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Shells of Silver

Author: John Roark
Issue: March, 2018, Page 184
Photo by Michael Woodall

A concho belt made in the late 1800s. Inset: Archival photo of a Navajo silversmith from the same era.
A leather strap adorned with scalloped silver medallions, the concho belt is one of the most authentically recognizable Southwestern fashion accessories. Conchos are named after the Spanish word for “shell” because their ruffled edges represent the conch, a symbol associated with the patron saint of Spain, James the Greater. When Spanish conquistadors made their way to the American Southwest in the 1600s, their saddles and bridles were adorned with the glittering discs, which were eventually adopted and refined by Navajo silversmiths as a decorative element and fashioned into belts. 

The earliest conchos featured a diamond-shaped center cutout, through which leather was threaded. Around 1880, artisans learned to solder copper loops to the back of the discs, providing more surface area for elaborate ornamentation. The turn of the century saw the addition of turquoise embellishment.

While there has been speculation that recurring designs on the conchos were symbolic in origin, the consensus among experts is that the embellishments are strictly aesthetic.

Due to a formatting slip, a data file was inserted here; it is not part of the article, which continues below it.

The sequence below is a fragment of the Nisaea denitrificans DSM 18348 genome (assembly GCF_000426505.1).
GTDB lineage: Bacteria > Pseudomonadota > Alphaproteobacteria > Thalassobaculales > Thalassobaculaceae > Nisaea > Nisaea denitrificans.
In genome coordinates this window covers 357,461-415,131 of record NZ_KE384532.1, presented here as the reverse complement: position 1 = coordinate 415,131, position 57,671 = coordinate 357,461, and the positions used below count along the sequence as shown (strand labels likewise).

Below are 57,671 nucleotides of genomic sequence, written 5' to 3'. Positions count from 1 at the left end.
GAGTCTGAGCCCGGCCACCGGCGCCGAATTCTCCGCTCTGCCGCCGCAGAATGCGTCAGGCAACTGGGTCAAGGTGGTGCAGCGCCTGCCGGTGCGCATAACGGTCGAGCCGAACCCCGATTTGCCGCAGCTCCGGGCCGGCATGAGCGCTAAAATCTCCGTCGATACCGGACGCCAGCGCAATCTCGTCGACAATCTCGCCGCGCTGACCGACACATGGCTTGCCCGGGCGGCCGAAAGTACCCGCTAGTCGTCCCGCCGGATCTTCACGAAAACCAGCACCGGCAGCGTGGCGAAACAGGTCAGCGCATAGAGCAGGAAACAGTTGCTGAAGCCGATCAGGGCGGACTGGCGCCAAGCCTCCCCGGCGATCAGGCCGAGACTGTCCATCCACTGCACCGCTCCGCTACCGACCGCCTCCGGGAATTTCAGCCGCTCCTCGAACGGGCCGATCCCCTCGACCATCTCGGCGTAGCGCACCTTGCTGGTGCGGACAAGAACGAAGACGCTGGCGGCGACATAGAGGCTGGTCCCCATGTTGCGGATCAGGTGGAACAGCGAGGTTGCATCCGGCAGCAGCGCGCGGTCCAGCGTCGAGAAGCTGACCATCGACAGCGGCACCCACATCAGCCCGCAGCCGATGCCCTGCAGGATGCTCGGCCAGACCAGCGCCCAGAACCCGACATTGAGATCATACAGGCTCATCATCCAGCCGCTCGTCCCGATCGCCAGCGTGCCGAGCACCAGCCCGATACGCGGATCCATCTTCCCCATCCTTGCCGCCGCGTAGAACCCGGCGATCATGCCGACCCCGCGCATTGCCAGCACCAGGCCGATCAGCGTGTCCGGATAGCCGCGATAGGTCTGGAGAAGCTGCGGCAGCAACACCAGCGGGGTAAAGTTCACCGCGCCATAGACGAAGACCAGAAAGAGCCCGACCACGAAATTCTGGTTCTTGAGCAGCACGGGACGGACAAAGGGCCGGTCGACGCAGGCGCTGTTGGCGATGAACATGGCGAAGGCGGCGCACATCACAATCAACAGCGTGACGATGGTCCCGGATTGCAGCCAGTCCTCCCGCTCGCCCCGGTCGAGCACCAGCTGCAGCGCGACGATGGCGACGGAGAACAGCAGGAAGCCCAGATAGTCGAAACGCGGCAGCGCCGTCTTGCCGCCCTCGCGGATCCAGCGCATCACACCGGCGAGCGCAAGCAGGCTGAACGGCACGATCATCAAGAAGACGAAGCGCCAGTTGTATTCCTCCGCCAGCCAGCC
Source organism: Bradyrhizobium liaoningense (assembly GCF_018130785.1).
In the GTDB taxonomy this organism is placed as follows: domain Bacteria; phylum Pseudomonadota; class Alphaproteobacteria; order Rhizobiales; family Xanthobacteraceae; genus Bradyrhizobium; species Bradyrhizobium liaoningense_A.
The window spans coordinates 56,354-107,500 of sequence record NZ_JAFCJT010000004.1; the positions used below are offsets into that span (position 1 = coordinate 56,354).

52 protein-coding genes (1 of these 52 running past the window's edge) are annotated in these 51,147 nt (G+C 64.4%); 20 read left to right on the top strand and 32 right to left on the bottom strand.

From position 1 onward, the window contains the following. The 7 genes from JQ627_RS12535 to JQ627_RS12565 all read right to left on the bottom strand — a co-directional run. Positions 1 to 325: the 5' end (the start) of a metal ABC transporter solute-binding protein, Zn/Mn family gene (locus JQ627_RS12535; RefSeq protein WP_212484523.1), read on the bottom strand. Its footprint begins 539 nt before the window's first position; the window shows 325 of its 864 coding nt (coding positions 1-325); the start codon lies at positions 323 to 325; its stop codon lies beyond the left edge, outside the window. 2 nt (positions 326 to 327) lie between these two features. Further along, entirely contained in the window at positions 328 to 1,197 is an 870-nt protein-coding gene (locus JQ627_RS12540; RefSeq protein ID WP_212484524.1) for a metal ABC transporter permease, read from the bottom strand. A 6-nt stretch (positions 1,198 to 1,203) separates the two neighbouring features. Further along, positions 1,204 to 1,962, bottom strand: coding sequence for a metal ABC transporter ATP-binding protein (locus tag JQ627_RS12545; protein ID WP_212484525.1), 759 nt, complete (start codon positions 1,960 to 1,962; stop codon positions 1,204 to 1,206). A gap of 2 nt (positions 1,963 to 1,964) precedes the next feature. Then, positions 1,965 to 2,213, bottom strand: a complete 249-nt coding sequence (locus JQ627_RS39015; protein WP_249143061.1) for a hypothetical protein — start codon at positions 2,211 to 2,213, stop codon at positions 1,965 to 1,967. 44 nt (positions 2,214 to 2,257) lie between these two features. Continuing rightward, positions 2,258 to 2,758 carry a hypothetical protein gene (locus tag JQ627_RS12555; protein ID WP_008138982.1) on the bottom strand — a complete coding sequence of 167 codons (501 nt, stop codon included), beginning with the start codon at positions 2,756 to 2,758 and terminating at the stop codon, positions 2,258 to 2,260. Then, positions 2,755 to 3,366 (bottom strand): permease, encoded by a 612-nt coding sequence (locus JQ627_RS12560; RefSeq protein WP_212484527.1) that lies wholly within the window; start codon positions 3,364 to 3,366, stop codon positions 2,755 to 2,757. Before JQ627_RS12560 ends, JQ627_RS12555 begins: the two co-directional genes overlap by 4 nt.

“Traders and retailers like to create a little romance, a little sizzle if it helps sell a story,” says Mark Bahti, owner of Bahti Indian Arts in Tucson and Santa Fe and author of numerous books on Native American handicrafts. “Such stories can make it difficult to parse out where the inspiration came from. Most likely, Navajo artists replicated what they saw and added their own artistic spin to it.”

The accessory has been a fashion fixture for decades across a wide demographic. “In the 1950s, it was almost a rite of passage for young women in southern Arizona to buy a concho belt when they graduated from high school,” Bahti says. In the 1960s, The Door’s frontman, Jim Morrison, ignited a national frenzy by wearing one onstage with leather pants. In the ’70s, Cher took up the torch, and in the ’80s Ralph Lauren made the belt a coveted women’s accessory. Today, an authentic belt from the 1800s can fetch as much as $40,000. Contemporary versions can sell for $4,000 and up, depending on the artist.

Even though the earliest designs were less sophisticated, many collectors find them to be the most desirable. Self-taught Navajo silversmith Perry Shorty, one of the most sought-after jewelry artisans in the market today, says that many of the belts he is asked to create hark back to the art form’s genesis. “I don’t think we give those early silversmiths enough credit for their skills, given what they had to work with at the time. They understood the metal and how far they could push it,” he notes. “Every now and then, concho belts are ‘rediscovered’ as if they’re something new, but they’ve been with us for a very long time.”
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